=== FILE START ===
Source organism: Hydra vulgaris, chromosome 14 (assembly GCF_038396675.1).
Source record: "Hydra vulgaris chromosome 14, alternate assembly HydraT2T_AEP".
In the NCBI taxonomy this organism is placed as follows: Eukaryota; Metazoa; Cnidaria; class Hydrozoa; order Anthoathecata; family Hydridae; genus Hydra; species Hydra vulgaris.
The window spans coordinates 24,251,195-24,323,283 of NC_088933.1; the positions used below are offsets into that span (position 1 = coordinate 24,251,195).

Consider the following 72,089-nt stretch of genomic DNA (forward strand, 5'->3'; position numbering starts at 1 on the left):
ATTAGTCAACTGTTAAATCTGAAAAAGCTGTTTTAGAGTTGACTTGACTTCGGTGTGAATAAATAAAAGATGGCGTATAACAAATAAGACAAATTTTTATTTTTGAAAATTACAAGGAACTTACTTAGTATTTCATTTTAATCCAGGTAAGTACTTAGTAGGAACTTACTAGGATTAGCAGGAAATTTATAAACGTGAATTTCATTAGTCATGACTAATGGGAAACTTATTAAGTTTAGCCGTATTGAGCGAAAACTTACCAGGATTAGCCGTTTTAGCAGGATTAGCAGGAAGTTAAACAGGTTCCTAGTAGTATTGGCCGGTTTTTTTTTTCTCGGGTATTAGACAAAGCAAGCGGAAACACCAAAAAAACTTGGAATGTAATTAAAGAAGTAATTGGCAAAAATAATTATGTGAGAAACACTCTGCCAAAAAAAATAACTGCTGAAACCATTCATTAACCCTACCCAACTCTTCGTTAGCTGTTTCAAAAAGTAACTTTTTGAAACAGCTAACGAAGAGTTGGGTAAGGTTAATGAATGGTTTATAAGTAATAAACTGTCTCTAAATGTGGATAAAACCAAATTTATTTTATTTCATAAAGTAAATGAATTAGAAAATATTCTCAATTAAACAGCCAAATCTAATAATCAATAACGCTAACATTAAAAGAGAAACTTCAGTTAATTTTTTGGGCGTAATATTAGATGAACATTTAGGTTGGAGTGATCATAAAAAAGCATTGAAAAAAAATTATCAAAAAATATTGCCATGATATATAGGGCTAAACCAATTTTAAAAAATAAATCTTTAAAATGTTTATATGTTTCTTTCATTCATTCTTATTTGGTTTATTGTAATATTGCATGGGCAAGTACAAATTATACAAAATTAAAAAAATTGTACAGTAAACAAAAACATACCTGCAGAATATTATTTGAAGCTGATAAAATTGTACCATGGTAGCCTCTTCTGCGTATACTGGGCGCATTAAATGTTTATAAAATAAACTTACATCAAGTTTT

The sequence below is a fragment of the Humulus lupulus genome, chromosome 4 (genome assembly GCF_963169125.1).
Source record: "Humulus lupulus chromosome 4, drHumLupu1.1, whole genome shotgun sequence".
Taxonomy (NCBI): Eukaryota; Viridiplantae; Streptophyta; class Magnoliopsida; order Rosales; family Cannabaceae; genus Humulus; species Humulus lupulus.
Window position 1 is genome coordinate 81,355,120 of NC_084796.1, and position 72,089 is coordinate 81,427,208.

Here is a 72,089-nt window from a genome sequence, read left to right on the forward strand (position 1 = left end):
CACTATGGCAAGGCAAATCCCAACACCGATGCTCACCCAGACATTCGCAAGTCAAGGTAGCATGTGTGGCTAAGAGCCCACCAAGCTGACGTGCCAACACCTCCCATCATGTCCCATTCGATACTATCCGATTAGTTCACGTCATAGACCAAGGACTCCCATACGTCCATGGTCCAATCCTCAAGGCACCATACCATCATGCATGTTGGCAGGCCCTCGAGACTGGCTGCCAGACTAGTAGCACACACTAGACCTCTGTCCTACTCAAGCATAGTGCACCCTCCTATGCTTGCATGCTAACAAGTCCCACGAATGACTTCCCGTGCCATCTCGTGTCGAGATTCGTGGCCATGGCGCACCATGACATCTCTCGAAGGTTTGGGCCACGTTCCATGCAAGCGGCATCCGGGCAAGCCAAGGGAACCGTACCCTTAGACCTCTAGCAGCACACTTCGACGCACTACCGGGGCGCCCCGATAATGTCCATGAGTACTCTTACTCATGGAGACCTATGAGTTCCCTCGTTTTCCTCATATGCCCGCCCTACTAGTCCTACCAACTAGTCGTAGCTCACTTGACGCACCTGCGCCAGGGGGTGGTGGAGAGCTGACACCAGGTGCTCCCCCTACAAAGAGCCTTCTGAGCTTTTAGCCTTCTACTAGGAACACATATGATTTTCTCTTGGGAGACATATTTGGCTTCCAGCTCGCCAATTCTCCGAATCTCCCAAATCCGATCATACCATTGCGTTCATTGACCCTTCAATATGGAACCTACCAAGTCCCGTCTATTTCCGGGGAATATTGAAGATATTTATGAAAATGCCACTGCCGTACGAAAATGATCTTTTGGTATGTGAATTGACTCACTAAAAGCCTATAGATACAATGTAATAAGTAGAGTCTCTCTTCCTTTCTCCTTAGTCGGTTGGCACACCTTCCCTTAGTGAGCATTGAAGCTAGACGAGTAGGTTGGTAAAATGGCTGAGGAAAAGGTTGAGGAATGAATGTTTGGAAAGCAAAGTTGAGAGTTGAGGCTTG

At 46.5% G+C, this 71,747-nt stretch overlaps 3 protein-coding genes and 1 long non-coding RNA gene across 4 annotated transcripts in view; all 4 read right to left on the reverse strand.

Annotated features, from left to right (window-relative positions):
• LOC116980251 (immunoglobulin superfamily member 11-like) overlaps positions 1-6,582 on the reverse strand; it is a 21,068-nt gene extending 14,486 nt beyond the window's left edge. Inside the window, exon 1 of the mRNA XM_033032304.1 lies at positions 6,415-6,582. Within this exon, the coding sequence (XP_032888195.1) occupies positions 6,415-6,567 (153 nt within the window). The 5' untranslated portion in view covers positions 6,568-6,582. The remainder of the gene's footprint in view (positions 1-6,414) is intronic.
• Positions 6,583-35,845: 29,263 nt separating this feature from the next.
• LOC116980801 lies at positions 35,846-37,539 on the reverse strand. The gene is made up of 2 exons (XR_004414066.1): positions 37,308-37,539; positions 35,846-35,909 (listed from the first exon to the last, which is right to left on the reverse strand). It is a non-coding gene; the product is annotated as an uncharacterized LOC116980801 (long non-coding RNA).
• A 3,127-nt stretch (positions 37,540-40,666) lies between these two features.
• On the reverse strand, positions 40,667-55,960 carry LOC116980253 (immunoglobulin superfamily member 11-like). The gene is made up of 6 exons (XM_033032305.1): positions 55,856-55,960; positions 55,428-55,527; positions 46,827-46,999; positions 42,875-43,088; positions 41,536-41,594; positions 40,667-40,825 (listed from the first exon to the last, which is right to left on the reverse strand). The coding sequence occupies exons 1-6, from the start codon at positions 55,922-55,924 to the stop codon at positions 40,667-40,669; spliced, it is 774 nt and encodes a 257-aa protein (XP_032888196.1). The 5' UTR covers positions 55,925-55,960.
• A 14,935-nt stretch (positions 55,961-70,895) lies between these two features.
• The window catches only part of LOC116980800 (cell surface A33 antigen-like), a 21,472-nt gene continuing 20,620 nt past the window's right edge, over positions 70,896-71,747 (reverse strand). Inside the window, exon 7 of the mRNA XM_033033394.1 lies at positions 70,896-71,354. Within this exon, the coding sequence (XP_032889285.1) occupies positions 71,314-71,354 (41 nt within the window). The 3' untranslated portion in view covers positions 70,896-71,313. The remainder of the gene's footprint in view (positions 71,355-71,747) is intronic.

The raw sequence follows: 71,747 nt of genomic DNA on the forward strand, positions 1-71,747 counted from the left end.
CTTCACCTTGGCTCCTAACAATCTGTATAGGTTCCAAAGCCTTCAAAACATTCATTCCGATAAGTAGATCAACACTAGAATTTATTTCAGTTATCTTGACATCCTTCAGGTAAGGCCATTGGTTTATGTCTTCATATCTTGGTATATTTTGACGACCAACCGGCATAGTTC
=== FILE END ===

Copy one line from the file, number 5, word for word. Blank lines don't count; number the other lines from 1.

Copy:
Consider the following 72,089-nt stretch of genomic DNA (forward strand, 5'->3'; position numbering starts at 1 on the left):